2.
90gr Sierra HP
28.8gr H-4198
SSA/CCI-41
2.260col / LFC
3,115 fps
0.75 inch group (yes better with less powder than above)

3.
90gr Sierra HP
32.0gr Benchmark
SSA/CCI-41
2.260col / LFC
2,970 fps
0.50 inch group

4.
90gr Sierra HP
31.8gr H-322
SSA/CCI41
2.255col / LFC
3,020 fps HIGH PRESSURE SIGNS
1.5 inch group

100 grain Speer HP
26.8 gr RL-7
SSA/CCI41
2.255col / LFC
2,873 fps
small group with 1st and last round flyers

100 grain Speer HP
33.0 gr Xterminator
SSA/CCI-41
2.255 col / LFC
2,900 fps 1.0 inch group

jhnrckr
December 24, 2011, 10:00 PM
I was thinking about experimenting with a couple of guns.

A 45 colt 1892 lever action with a 16 inch barrel.

a 7.62x39mm sks rifle.

an AR-15 16 inch

and if the same variables apply with a handgun, A 1911 in 45 acp

Sounds like you are chasing ghosts trying to improve velocity on these guns. The easiest fix would be to buy a 20" upper for your AR-15. You might gain 100-150 fps but after spending $500 on an upper you will get a POI an inch higher. from the looks of your collection you could use a bolt action, get a .243 and you will have a new gun and a lot of extra fps.

Lonerider357
December 24, 2011, 10:07 PM
more powder!!!!!!!!!!!!!!!1

MUSICALGUNNUT45
December 25, 2011, 02:07 AM
Sounds like you are chasing ghosts trying to improve velocity on these guns. The easiest fix would be to buy a 20" upper for your AR-15. You might gain 100-150 fps but after spending $500 on an upper you will get a POI an inch higher. from the looks of your collection you could use a bolt action, get a .243 and you will have a new gun and a lot of extra fps.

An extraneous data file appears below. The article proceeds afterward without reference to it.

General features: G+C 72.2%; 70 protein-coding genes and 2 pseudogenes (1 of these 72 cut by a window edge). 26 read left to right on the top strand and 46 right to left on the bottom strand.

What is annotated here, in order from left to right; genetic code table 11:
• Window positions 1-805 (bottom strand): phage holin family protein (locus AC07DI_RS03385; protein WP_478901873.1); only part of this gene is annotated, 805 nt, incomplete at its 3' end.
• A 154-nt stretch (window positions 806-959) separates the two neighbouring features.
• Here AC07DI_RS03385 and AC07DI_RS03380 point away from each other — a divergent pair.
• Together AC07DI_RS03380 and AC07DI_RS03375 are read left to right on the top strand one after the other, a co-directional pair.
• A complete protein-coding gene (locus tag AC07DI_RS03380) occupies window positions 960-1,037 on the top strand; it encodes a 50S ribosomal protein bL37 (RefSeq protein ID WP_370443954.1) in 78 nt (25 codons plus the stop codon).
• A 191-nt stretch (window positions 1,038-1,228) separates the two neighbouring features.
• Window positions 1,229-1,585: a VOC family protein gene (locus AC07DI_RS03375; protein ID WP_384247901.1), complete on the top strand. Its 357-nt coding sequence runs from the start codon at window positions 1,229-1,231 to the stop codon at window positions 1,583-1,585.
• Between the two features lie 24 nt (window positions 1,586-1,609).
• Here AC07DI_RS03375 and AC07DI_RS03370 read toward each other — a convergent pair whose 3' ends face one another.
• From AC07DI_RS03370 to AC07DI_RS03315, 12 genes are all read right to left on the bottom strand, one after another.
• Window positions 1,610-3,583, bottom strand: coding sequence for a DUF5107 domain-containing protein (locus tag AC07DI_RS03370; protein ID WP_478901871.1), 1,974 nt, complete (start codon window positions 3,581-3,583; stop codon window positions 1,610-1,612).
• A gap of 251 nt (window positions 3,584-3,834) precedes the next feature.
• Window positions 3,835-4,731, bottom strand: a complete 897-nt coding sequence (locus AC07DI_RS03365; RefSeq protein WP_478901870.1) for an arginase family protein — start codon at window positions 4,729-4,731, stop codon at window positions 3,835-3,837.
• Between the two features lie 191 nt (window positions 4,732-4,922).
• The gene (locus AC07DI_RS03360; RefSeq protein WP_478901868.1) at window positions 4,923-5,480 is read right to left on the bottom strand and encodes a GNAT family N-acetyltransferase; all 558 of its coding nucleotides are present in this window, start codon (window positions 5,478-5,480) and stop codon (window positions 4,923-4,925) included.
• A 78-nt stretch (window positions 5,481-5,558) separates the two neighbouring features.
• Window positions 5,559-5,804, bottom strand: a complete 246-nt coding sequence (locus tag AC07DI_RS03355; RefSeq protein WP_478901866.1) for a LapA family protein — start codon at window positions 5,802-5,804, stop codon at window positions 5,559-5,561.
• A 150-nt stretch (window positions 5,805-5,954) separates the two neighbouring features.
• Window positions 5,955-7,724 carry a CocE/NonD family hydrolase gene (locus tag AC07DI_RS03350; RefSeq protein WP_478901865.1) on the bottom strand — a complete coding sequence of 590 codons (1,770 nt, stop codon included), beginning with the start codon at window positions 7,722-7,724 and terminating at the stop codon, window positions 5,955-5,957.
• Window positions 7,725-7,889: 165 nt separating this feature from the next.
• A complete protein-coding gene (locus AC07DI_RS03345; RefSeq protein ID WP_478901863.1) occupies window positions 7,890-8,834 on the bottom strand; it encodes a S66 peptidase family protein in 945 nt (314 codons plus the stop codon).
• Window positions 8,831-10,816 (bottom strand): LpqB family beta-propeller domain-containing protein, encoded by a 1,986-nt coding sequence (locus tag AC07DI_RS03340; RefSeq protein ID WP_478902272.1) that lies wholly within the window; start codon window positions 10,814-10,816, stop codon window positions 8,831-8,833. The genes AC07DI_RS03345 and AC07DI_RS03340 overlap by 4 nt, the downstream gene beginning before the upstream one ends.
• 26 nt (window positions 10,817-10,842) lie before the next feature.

I have a 243 mossberg.

LoonWulf
December 25, 2011, 03:35 AM
As has been stated the simple answers are to add more powder or more barrel length. To add more powder safely, youll generally have to go to a larger case, and or stronger action, tho you can achive some extra umph with hot handloads in a long chamber. Adding more powder will eventually get you into the realm of diminishing returns, a 300wm from a 20" or shorter tube is little more then a very loud .30-06. Adding barrel length will as stated give you more duration of thrust behind the projectile, it too will also eventually hit a point where you have diminishing returns, as you run out of fuel to excelerate the bullet.

The end result is you have to balance pressure and duration, with saftey and handling. If your really looking for velocity for velocities sake, then you want the most pressure for the longest possible duration. IE a huge case, small bullet, and a long, LONG barrel.
You will still run out of gas before you get much above 4000 fps with most "normal" types of rifles. On the other hand you wont be able to carry most guns that generate over 4500fps.

DoubleMag
December 25, 2011, 05:59 AM